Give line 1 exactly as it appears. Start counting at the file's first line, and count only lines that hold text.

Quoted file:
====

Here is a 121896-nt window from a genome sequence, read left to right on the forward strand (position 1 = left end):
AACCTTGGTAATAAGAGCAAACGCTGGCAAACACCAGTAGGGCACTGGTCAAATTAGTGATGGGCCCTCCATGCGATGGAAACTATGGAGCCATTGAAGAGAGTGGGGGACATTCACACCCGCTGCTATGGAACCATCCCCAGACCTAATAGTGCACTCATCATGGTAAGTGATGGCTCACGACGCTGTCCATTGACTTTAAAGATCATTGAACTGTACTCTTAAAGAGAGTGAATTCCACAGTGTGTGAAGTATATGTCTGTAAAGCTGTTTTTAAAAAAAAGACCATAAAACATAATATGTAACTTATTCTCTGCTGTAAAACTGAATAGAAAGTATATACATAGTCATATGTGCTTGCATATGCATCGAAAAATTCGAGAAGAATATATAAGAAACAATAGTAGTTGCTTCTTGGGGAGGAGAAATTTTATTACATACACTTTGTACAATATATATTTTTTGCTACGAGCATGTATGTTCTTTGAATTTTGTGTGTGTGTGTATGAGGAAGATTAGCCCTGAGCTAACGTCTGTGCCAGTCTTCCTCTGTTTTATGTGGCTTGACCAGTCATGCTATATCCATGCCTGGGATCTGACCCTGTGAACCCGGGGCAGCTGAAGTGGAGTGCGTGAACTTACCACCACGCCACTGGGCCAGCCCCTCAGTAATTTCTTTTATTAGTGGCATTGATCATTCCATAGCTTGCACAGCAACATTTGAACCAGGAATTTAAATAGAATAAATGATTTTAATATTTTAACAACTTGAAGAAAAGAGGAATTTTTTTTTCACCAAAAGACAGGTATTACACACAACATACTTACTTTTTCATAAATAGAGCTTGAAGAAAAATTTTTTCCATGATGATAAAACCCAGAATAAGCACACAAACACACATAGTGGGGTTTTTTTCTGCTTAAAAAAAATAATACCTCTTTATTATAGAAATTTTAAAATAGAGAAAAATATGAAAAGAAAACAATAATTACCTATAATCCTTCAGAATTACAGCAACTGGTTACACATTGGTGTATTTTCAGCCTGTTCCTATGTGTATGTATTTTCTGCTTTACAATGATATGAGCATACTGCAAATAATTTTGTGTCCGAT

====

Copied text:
Here is a 121896-nt window from a genome sequence, read left to right on the forward strand (position 1 = left end):